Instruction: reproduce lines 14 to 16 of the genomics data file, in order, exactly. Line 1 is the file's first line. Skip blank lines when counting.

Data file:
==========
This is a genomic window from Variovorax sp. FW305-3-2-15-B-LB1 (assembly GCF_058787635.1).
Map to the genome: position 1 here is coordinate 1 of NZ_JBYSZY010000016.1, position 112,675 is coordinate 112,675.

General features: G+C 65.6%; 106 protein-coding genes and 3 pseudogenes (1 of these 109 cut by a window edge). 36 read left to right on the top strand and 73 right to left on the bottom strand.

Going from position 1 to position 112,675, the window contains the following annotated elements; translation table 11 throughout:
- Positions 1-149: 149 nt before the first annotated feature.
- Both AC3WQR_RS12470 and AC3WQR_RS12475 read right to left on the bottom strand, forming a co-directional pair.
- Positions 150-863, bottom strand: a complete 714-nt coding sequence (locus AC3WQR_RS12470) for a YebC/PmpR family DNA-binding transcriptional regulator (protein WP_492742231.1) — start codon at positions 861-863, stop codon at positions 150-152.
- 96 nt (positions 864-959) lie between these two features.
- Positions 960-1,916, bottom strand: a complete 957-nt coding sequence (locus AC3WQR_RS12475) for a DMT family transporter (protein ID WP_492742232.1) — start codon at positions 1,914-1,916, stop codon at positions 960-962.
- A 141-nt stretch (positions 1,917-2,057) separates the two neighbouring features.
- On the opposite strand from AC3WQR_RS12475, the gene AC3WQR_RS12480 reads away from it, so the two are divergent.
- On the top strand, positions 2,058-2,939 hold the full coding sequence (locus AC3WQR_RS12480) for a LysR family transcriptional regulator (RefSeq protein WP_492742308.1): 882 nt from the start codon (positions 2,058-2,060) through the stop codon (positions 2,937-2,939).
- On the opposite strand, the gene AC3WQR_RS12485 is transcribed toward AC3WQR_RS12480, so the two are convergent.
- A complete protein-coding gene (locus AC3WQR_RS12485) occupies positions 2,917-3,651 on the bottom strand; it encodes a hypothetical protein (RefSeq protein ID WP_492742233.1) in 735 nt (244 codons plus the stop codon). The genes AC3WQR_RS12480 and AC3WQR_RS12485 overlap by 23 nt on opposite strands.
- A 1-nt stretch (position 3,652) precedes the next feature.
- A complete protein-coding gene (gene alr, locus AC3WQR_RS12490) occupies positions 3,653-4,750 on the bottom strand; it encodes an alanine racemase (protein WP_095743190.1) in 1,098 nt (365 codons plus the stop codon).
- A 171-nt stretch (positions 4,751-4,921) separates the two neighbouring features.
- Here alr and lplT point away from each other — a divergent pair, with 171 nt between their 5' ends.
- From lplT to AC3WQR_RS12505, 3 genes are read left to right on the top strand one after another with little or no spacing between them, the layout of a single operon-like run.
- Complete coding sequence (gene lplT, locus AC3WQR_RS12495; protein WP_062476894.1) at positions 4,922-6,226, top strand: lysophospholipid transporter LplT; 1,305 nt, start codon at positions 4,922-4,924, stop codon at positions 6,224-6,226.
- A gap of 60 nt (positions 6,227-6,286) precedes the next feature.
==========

- A complete protein-coding gene (locus AC3WQR_RS12485) occupies positions 2,917-3,651 on the bottom strand; it encodes a hypothetical protein (RefSeq protein ID WP_492742233.1) in 735 nt (244 codons plus the stop codon). The genes AC3WQR_RS12480 and AC3WQR_RS12485 overlap by 23 nt on opposite strands.
- A 1-nt stretch (position 3,652) precedes the next feature.
- A complete protein-coding gene (gene alr, locus AC3WQR_RS12490) occupies positions 3,653-4,750 on the bottom strand; it encodes an alanine racemase (protein WP_095743190.1) in 1,098 nt (365 codons plus the stop codon).